Natalie Waldram ’18 is deeply connected to the environment. She is an Eco Mon at Taft, and a leader of the Outing Club. As a senior, she is thinking about what lies ahead.
“I thought that I wanted to pursue a career related to environmental science or environmental policy,” Natalie explains, “and wanted to interact with people already working in those fields—with the people working so hard to educate others about environmental issues. I also wanted to meet other people my age who might be considering a similar path.”
Natalie spent four weeks last summer doing just that through an organization called Sustainable Summer, first in the Amazon rainforest, then at the their Environmental Leadership Academy at Dartmouth College in Hanover, New Hampshire. The program combined sustainability immersion, active learning, leadership development, and environmental study. Her first stop was Ecuador.
“Ecuador was absolutely incredible,” says Natalie. “It was very beautiful. We studied cacao cultivation, and spent time learning about the chakra-style farming communities. We also considered the implications of trade and sustainable resource management.”
Chakra is the Quechua word for the small farms—the “forest gardens” on the outskirts of cities and towns. They are typically dedicated to producing both food and commercial crops for a neighborhood or collective.
“Communities of five families share backyard chakra-style farms,” explains Natalie. “The way they intercrop was fascinating to see. Unlike the monocropping we see in the US, different types of plants would be interspersed among the cacao trees.”
The differences, Natalie says, run deeper than method.
“The indigenous women do most of the farming—they care so much about what they are creating. They speak about it in very spiritual terms, and tie planting very closely to moon cycles. If there is any sense of bad spirit or moon, crops may be pulled up and replanted.”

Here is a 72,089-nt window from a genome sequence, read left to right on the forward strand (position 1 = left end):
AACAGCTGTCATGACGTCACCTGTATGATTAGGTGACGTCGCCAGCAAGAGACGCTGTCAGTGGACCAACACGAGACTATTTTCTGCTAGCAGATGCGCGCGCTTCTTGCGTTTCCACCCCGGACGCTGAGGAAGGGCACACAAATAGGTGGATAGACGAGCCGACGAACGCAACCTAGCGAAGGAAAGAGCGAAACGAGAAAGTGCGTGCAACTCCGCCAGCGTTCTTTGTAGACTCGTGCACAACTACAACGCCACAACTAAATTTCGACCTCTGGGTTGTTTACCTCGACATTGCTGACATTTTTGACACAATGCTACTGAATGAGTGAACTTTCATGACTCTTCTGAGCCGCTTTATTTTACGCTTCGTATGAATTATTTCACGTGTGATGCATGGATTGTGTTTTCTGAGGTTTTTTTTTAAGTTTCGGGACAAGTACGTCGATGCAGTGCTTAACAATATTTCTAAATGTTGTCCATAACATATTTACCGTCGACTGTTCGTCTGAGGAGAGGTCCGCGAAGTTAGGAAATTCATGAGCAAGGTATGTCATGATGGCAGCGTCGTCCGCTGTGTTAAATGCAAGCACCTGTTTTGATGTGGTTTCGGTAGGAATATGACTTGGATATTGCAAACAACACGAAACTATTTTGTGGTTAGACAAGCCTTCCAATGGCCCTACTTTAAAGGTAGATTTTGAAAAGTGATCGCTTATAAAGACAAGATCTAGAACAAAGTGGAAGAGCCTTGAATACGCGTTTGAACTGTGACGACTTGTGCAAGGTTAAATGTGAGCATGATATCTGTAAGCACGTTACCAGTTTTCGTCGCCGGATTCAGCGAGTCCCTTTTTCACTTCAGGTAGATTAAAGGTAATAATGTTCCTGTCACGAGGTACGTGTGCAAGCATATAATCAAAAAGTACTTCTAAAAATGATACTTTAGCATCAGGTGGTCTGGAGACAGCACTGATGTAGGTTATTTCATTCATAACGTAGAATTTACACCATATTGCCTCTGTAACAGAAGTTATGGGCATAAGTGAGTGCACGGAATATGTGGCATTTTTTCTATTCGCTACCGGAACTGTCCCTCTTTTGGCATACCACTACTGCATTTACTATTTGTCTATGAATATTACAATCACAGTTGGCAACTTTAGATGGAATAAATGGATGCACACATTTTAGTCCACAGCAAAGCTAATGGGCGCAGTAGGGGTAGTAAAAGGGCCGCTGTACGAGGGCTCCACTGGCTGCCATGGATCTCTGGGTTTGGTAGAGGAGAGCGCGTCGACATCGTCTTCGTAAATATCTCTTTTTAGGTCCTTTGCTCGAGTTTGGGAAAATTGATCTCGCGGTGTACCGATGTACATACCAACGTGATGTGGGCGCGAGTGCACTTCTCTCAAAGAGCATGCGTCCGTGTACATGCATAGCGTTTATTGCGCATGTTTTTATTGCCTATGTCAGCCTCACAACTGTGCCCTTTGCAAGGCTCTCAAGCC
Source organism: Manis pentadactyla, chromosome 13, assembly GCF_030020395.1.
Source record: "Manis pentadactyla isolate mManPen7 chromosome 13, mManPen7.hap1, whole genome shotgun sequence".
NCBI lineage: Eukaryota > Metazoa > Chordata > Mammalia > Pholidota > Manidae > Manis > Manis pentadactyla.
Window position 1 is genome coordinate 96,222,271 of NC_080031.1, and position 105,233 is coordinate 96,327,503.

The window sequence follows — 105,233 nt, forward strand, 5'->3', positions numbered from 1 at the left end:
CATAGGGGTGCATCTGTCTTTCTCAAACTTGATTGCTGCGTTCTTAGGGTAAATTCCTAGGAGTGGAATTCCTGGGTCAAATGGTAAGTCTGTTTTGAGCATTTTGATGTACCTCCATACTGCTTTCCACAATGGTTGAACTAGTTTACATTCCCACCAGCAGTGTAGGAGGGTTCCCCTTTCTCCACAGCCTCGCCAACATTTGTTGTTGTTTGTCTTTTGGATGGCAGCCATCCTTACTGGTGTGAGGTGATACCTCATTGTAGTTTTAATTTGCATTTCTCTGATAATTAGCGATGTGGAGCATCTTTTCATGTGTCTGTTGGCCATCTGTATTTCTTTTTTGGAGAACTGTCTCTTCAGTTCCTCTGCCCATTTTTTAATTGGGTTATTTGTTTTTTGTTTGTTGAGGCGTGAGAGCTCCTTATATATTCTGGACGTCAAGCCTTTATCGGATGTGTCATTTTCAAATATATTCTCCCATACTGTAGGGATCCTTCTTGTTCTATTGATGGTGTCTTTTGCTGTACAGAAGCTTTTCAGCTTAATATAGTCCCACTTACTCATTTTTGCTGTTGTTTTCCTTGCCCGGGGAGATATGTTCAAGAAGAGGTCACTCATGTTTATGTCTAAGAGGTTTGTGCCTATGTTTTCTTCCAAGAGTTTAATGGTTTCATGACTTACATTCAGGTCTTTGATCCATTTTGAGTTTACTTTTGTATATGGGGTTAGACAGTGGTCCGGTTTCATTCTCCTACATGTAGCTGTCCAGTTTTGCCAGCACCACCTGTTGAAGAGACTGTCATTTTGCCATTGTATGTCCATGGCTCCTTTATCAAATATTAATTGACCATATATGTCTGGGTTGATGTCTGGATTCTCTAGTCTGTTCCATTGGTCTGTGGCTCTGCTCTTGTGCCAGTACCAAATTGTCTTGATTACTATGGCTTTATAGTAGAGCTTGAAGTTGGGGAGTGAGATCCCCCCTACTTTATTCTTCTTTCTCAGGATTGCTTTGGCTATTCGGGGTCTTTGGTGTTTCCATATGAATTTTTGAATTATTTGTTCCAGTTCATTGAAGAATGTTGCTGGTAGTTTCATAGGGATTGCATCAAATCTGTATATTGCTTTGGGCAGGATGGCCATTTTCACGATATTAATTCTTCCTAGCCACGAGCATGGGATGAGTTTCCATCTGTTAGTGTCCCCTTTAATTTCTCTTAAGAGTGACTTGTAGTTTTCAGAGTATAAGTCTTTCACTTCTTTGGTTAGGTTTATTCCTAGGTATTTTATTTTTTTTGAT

Local co-ops bring chakra farmers together in an effort to secure fairer prices for their chocolate and other goods.
“If they export it, they often get exploited,” says Natalie. “The Huasquila jungle near Archidona is impoverished. But Ecuador is indebted to other countries—countries who are eager for its oil. It is a very complicated cycle, and there are many, many roadblocks for the native people. As an environmentalist, I always thought we should stop drilling in these countries. My time in Ecuador taught me that it is so much more complex than that. The focus needs to be on finding the balance—reconciling the needs of the people with the needs of the environment.”
And that is the understanding Natalie carried with her into the classroom at Dartmouth to begin learning how individuals can impact institutional environmental change.
“We heard from many speakers, including the head of sustainability at Dartmouth, who talked about the gap that often exists between organizations buying into sustainable practices and implementing them,” says Natalie. “I think that is a common barrier and one that is difficult to overcome. It’s a dance, to some degree, and you need the right people behind you. As with my time in Ecuador, what I really gained was an understanding of the complexity of environmental and sustainability issues. I learned a lot about myself, and know I will bring environmental awareness into whatever career I pursue.”